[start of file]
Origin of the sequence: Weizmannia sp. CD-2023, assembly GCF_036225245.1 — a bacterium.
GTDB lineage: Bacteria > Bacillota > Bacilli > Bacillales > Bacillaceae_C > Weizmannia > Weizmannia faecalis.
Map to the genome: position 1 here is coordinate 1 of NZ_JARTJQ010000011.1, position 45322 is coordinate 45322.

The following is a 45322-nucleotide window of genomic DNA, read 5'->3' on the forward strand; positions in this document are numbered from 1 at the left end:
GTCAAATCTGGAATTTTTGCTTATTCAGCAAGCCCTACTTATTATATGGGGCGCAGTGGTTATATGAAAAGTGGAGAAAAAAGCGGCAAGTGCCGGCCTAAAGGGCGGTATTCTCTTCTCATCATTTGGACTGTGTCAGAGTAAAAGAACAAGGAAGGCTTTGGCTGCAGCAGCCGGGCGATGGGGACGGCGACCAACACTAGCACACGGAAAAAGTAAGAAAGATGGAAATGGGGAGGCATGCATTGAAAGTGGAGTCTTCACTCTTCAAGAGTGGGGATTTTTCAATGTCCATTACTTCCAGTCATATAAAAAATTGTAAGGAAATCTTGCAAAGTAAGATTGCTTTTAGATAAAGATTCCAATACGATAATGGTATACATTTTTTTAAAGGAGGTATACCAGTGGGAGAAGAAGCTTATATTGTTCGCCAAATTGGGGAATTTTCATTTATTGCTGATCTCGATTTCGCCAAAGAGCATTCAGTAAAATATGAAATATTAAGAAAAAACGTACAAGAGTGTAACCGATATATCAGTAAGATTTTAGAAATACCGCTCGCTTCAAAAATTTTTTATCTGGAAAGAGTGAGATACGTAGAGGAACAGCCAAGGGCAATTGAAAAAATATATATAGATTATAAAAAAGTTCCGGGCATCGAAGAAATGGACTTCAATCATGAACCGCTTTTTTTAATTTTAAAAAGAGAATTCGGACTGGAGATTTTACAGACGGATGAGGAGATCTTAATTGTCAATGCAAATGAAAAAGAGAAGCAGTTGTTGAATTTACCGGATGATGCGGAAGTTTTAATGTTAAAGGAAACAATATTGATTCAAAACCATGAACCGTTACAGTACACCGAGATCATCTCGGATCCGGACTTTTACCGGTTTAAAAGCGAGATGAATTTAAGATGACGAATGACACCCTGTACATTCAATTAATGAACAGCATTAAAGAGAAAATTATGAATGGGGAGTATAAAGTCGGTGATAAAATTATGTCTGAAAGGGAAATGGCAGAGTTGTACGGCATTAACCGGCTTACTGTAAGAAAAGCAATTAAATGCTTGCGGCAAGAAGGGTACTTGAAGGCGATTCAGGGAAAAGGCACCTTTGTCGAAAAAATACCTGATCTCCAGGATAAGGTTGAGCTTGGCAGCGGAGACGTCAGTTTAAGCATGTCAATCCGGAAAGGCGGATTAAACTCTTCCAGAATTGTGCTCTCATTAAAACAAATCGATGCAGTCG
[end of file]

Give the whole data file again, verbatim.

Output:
Origin of the sequence: Weizmannia sp. CD-2023, assembly GCF_036225245.1 — a bacterium.
GTDB lineage: Bacteria > Bacillota > Bacilli > Bacillales > Bacillaceae_C > Weizmannia > Weizmannia faecalis.
Map to the genome: position 1 here is coordinate 1 of NZ_JARTJQ010000011.1, position 45322 is coordinate 45322.

The following is a 45322-nucleotide window of genomic DNA, read 5'->3' on the forward strand; positions in this document are numbered from 1 at the left end:
GTCAAATCTGGAATTTTTGCTTATTCAGCAAGCCCTACTTATTATATGGGGCGCAGTGGTTATATGAAAAGTGGAGAAAAAAGCGGCAAGTGCCGGCCTAAAGGGCGGTATTCTCTTCTCATCATTTGGACTGTGTCAGAGTAAAAGAACAAGGAAGGCTTTGGCTGCAGCAGCCGGGCGATGGGGACGGCGACCAACACTAGCACACGGAAAAAGTAAGAAAGATGGAAATGGGGAGGCATGCATTGAAAGTGGAGTCTTCACTCTTCAAGAGTGGGGATTTTTCAATGTCCATTACTTCCAGTCATATAAAAAATTGTAAGGAAATCTTGCAAAGTAAGATTGCTTTTAGATAAAGATTCCAATACGATAATGGTATACATTTTTTTAAAGGAGGTATACCAGTGGGAGAAGAAGCTTATATTGTTCGCCAAATTGGGGAATTTTCATTTATTGCTGATCTCGATTTCGCCAAAGAGCATTCAGTAAAATATGAAATATTAAGAAAAAACGTACAAGAGTGTAACCGATATATCAGTAAGATTTTAGAAATACCGCTCGCTTCAAAAATTTTTTATCTGGAAAGAGTGAGATACGTAGAGGAACAGCCAAGGGCAATTGAAAAAATATATATAGATTATAAAAAAGTTCCGGGCATCGAAGAAATGGACTTCAATCATGAACCGCTTTTTTTAATTTTAAAAAGAGAATTCGGACTGGAGATTTTACAGACGGATGAGGAGATCTTAATTGTCAATGCAAATGAAAAAGAGAAGCAGTTGTTGAATTTACCGGATGATGCGGAAGTTTTAATGTTAAAGGAAACAATATTGATTCAAAACCATGAACCGTTACAGTACACCGAGATCATCTCGGATCCGGACTTTTACCGGTTTAAAAGCGAGATGAATTTAAGATGACGAATGACACCCTGTACATTCAATTAATGAACAGCATTAAAGAGAAAATTATGAATGGGGAGTATAAAGTCGGTGATAAAATTATGTCTGAAAGGGAAATGGCAGAGTTGTACGGCATTAACCGGCTTACTGTAAGAAAAGCAATTAAATGCTTGCGGCAAGAAGGGTACTTGAAGGCGATTCAGGGAAAAGGCACCTTTGTCGAAAAAATACCTGATCTCCAGGATAAGGTTGAGCTTGGCAGCGGAGACGTCAGTTTAAGCATGTCAATCCGGAAAGGCGGATTAAACTCTTCCAGAATTGTGCTCTCATTAAAACAAATCGATGCAGTCG